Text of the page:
England’s South Africa tour continues to create problems
For the second week in a row, England managed to undo the good work they had done in the early parts of their fixture against South Africa. It is a growing concern that they are unable to react to the way a game is panning out and, equally worryingly, very few players are standing up on the field and taking control of the situation.
It seemed that Eddie Jones had identified a few areas of weakness by reinstating Joe Launchbury at lock and dropping Chris Robshaw from the flank when they flew out of the blocks courtesy of Mike Brown and Johnny May tries. However, key messages of discipline seemed to have been lost in translation as the hosts were allowed back in the game once more. The situation was so dire, in fact, that the tourists would not score again for the rest of the game.
The titanic Duane Vermeulen set the Boks on their way and, combined with the boot of Handre Pollard, they took a slender lead into the interval. England were at sixes and sevens and gave away a crucial penalty try that all but secured their defeat midway through the second period. Crucial substitutes (Danny Cipriani) were called on too late to stand any chance of overturning the 23-12 score-line and so Jones’s side were done.
After such a magnificent run, it now seems that England are in their worst form in recent memory. The manner of the defeats has been more worrying than the losses themselves as it seems that lessons are just not being learnt. As far as I can see, Jones has two options next week: win, or roll the dice and give the likes of Cipriani or Dan Robson a chance and just see.
What happened elsewhere?
Ireland showed how to react to defeat when they identified areas of improvement, acted on it and then went on to beat Australia in Melbourne. It was their first victory in the country for nearly four decades and the fans most certainly made it known. Although they won 26-21, they were outscored by three tries to two, but in contrast to last week, they starved the Wallabies of possession and were far more intense and ensured they drew out the penalties to win them the game.
In what was most certainly the most surprising result of the weekend, the USA secured their first ever victory over a ‘Tier One’ nation. They beat Scotland, who missed a late kick, 30-29 in Houston.
Wales ended a perfect tour with another victory over Argentina. The 30-12 victory with an ever-adapting team goes to show that they may yet be a force to be reckoned with in Japan next year.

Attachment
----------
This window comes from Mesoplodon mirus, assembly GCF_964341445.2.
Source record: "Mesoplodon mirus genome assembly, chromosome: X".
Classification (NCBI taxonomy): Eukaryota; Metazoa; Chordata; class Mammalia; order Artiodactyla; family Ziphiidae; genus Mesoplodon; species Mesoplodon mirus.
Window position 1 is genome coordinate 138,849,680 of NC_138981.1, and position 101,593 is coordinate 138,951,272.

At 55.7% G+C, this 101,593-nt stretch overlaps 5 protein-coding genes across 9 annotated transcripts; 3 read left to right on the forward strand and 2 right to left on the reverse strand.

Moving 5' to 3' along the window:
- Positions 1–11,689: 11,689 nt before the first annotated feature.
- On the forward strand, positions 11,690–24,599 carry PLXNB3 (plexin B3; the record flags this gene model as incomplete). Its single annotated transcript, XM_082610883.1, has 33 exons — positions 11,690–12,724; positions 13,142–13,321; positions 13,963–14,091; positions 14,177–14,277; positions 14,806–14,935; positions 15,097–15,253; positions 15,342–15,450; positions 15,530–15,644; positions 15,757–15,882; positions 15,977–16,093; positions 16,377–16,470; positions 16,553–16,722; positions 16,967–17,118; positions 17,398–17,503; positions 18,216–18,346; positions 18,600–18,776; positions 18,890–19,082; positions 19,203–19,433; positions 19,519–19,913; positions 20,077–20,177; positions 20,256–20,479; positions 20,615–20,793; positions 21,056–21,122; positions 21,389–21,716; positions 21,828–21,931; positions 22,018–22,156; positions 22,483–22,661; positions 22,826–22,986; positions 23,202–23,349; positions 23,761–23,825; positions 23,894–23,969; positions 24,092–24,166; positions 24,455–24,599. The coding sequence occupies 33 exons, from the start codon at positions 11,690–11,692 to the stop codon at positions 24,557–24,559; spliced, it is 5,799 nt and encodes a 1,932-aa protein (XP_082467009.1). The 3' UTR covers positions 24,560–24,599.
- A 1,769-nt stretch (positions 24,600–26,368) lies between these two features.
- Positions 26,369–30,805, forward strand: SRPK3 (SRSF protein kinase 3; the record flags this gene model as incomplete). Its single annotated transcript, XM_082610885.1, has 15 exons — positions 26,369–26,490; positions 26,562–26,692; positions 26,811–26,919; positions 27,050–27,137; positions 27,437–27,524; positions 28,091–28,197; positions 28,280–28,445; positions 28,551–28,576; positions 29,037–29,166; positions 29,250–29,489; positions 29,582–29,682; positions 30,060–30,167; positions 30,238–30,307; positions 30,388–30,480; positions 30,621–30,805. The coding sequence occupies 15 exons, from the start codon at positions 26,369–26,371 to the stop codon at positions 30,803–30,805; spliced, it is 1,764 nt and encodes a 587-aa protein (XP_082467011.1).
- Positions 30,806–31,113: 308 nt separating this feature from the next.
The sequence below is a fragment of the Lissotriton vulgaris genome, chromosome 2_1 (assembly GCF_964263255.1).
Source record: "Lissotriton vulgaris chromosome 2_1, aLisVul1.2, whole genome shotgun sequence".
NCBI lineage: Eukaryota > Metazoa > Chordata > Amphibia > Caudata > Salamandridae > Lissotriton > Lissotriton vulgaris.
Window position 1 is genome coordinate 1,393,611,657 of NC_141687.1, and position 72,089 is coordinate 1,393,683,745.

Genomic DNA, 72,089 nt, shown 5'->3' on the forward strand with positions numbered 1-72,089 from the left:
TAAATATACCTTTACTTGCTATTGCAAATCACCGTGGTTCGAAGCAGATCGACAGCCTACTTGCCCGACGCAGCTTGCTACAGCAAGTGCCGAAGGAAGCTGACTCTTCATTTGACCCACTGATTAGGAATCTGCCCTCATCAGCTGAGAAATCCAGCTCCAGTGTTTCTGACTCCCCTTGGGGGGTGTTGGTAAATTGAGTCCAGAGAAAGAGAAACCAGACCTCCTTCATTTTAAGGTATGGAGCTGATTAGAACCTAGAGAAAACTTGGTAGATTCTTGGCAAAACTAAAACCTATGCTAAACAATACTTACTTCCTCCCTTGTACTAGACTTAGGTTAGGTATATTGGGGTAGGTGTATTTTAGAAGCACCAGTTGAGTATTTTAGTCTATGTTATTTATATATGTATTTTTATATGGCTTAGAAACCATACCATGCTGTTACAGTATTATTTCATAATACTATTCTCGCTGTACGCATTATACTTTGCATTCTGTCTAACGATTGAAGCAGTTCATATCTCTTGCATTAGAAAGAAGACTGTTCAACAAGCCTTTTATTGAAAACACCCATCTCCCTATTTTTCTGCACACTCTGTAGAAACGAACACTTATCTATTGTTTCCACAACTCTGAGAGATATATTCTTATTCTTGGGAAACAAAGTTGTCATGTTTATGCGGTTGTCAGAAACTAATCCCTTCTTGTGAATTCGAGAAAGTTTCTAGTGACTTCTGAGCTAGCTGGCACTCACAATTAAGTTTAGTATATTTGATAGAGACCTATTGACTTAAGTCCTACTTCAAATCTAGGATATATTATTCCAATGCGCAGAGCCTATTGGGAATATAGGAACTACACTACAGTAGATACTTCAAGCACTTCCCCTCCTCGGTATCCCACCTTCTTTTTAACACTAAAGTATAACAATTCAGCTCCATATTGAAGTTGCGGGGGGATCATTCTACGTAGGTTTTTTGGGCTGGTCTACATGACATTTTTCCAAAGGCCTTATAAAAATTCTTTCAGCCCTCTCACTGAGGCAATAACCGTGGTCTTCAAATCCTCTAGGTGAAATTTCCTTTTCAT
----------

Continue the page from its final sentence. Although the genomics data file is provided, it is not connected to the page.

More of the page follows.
An early red card for France probably cost them the game against New Zealand as they gave a plucky performance in going down 26-13. Meanwhile, Italy responded to last week’s defeat in Japan with a 25-22 victory.
The Pacific Nations Cup was won by Fiji after they defeated Georgia in the decider. In the World Cup qualification, Germany were the beneficiaries of the furore in Europe by beating Portugal in the playoff.
Hero of the week
When an emerging nation beats an established power for the first time, it can only be good for rugby in general. It will be interesting to see if the USA can carry that confidence forward into next year’s World Cup and cause some troubles in the ‘Group of Death’ with England, Argentina, France and Tonga.
Villain of the week
The fallout from England’s rut doesn’t seem to be confined to the media and speculation. When Ben Youngs walked out of an interview and Mike Brown and Joe Marler got into a heated discussion with fans, it showed that there must be some underlying disquiet in the camp. How Eddie Jones can claim that his side always win and lose with dignity after that is beyond my levels of comprehension.
Try of the week
It was a great week if you love to see rampaging props, which I think everybody does. Joe Moody, Tadgh Furlong and Cedate Gomes Sa all looked unstoppable, but Joe Taufete’e literally bashed through a wall of would-be tacklers on his way to a second try.
How do England’s backroom staff need to change to progress?
What about on-field personnel?
Can Ireland secure that series?
How can we ensure that results like that of the USA aren’t complete one-offs?
by Joe Large